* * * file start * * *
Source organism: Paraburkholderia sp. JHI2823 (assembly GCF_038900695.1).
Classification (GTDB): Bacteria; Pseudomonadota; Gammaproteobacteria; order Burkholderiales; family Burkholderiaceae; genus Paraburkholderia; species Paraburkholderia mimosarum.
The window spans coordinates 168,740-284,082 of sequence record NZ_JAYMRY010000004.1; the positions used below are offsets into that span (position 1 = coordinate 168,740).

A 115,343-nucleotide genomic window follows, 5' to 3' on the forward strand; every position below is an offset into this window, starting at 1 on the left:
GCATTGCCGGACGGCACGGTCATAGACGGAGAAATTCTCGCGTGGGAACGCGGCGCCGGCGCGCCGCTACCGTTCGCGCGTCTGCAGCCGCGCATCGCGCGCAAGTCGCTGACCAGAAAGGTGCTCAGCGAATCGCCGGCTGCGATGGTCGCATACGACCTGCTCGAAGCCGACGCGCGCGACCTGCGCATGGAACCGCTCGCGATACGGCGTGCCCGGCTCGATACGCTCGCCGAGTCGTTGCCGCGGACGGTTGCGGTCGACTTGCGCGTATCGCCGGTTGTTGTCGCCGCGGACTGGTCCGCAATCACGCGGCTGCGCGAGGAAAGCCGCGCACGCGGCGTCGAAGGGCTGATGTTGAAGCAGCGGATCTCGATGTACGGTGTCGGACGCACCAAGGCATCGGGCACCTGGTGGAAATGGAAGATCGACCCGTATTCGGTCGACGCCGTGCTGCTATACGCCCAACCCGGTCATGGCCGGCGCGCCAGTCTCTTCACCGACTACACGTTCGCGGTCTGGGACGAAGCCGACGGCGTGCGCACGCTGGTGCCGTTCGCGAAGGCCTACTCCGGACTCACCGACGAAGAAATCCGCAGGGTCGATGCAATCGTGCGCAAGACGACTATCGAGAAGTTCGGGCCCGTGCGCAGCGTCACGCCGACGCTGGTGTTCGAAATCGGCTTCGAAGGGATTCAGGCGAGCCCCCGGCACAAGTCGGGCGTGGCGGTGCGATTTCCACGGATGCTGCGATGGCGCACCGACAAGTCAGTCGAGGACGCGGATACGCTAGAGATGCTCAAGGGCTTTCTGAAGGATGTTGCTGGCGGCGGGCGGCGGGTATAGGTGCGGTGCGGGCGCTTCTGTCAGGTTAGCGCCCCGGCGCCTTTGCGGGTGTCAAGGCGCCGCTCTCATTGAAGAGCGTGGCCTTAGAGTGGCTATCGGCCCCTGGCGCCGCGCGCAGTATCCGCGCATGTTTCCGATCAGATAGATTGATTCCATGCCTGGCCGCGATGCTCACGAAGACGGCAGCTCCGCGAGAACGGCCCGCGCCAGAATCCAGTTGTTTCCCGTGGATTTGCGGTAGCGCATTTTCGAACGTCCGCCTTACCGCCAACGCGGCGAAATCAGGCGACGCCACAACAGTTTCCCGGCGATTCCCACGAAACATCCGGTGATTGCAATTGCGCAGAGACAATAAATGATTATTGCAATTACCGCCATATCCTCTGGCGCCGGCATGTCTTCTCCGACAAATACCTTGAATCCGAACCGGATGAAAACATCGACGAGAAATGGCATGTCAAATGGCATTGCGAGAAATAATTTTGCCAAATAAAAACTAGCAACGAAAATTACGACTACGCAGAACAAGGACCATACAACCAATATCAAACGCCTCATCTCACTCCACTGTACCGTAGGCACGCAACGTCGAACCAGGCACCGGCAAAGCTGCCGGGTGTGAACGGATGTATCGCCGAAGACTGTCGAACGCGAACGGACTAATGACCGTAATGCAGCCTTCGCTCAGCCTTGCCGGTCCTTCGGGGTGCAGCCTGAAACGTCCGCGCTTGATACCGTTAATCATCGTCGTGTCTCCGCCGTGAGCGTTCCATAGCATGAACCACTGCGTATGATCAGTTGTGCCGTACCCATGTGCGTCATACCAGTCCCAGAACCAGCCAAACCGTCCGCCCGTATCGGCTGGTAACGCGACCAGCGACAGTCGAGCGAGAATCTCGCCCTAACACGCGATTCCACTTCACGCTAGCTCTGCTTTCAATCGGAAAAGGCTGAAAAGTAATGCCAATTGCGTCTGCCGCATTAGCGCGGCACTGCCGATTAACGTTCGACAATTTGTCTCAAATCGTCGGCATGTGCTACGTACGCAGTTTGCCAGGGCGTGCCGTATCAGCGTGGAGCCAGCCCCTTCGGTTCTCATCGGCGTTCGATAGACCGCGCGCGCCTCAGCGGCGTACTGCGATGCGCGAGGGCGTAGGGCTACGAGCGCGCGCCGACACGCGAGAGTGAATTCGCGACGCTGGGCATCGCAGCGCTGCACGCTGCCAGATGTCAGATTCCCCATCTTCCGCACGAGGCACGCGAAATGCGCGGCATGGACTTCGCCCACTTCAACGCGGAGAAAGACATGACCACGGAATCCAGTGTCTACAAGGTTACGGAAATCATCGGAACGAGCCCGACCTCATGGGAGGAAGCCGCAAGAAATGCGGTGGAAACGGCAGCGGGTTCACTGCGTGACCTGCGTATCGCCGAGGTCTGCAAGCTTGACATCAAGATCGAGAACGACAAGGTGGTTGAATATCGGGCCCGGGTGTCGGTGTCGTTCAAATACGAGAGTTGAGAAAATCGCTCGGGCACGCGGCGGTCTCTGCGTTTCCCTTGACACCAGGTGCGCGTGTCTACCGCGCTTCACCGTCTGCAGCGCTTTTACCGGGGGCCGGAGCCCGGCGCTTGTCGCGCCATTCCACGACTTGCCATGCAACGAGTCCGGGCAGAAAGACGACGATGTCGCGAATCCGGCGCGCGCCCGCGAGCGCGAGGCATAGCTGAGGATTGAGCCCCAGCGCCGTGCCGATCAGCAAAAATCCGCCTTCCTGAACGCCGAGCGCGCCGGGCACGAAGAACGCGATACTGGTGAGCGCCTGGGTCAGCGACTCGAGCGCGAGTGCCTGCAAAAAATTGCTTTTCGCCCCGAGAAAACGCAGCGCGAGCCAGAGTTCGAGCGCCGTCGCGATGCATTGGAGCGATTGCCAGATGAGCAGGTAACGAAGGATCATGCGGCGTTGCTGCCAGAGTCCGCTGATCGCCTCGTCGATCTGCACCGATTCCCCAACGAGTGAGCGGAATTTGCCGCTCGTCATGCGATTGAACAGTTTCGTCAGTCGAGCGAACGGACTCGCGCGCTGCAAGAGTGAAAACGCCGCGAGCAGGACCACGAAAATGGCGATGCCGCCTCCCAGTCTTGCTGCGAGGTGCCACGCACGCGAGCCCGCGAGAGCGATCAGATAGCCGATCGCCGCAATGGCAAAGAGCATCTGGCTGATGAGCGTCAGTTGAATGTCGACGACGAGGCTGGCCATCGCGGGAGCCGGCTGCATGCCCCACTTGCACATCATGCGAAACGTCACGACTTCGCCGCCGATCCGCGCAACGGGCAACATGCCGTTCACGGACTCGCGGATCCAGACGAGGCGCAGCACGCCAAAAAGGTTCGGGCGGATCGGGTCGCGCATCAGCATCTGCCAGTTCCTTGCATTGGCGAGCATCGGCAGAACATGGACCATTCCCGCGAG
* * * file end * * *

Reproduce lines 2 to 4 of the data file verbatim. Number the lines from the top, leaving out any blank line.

Classification (GTDB): Bacteria; Pseudomonadota; Gammaproteobacteria; order Burkholderiales; family Burkholderiaceae; genus Paraburkholderia; species Paraburkholderia mimosarum.
The window spans coordinates 168,740-284,082 of sequence record NZ_JAYMRY010000004.1; the positions used below are offsets into that span (position 1 = coordinate 168,740).

A 115,343-nucleotide genomic window follows, 5' to 3' on the forward strand; every position below is an offset into this window, starting at 1 on the left: